It's beautifully produced too - some gorgeous shots that make you instantly want to hire a camper van, hit the road and head to the surf (even if you won't know what to do when you get there...) plus some cool graphics, like the map they use to show you where they are etc. And they travel round in a white Ford S-Max (sponsors of the show) which has lent a bit of credibility to my S-Max!!
All in all a very watchable, interesting film with broad appeal - as I didn't manage to catch the whole thing on Channel 4 (and it's no longer on 4oD), I'm glad they've released it on DVD :) I expect it will find it's way into a few stockings this Christmas...
on 7 October 2014
I love this dvd!! Me and my boyfriend have watched this hundreds of times, it is awesome!! I will be attempting to ride the severn bore after watching this, it would be rude not too!!! Great to see some of the spots I surf and also great to see some new places which I intend to surf in the future!! This dvd is a must for anyone who enjoys surfing!!
on 14 September 2013
Packed with humour, some beautiful British surfing spots and cinematography to match topped with a whole heap of great surfing, and thanks to the eclectic Brtish surf scene not just your usual surfing either - think night surfing along the Severn Bore. A great watch, highly recommended !
on 26 March 2013
Def one of my fav of my collection, watched alot of surf films and this one is in my top ten partly coz it's British , makes u proud to b British and see so many others that are consistent with surfing , if u keep reading reviews about this...stop...-and just buy it!!!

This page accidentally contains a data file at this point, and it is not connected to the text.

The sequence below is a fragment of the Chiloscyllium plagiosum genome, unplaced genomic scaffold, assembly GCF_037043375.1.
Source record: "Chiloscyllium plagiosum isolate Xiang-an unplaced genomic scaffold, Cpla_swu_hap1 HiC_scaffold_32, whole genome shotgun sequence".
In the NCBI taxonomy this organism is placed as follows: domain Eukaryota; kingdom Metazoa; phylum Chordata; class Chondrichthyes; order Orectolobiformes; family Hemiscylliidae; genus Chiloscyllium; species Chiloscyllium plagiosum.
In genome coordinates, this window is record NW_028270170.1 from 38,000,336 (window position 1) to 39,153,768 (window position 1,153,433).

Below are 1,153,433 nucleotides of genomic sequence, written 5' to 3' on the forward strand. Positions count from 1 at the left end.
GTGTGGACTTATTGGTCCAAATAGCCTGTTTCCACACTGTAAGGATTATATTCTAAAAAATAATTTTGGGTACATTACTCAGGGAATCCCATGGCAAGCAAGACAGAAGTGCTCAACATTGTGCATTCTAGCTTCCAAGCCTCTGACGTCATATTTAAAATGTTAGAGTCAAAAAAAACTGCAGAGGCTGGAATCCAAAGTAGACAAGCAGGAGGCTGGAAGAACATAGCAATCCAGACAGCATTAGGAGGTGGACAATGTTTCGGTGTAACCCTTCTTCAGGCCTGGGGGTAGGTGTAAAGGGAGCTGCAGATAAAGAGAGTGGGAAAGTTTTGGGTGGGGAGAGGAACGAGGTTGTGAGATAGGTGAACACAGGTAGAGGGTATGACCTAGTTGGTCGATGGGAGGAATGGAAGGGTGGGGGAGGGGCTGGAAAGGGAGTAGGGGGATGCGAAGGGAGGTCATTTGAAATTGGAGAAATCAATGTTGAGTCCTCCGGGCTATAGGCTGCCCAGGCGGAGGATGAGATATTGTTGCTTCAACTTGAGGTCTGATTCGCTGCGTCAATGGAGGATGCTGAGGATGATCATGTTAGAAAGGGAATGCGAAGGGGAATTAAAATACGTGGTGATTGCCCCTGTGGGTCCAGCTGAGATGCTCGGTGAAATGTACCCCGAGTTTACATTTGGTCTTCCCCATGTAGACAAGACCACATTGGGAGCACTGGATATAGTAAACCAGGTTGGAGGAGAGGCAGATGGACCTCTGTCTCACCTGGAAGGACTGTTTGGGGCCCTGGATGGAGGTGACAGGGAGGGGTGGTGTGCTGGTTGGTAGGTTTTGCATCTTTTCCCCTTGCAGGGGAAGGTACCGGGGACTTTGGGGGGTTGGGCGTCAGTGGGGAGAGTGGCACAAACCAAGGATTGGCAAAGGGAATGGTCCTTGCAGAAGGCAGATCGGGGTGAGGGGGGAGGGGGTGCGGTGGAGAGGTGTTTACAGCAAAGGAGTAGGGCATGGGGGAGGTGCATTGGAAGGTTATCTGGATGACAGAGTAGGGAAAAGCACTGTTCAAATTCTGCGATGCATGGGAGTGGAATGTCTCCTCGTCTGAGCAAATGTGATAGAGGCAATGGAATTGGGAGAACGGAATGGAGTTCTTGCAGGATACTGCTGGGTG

on 24 August 2014
It's rare for me to feel the urge to tell the world how good something is, and to jump on a review window, because few things in ife are that outstanding, but this film is gem. Stand out moments of exception for me are: getting to Thurso East, Scotland, one of the best waves in Europe and seeing guys surf the triple overheads, seeing people will risk hyperthemia (north east coast) to feel the swell, and surfing the longest wave at night in the dark. Cheery on the cake: the iconoclastic voice of our home grown Ben Howard.One regret: the quest omitted Ireland. That warrants part 2.
on 5 March 2013
This was a present for my husband. I am not normally the one to watch history of sport, or any sport documentaries, but this was very entertaining to watch. I was curious why would someone want to surf freezing waters, but after seeing this documentary I am not only intrigued by surfing itself but also by british surfing community and their love for very british summer
on 8 January 2014
I bought this as a Christmas present for my dad but I have to say after watching it myself it is a great watch.I don't think you need to be an avid surf fan to watch this, as a family we also surf apart from my Mum and she enjoyed it just as much. The history is told in a really entertaining and personable way and it's nice to see and recognise some of the little gems Britain has.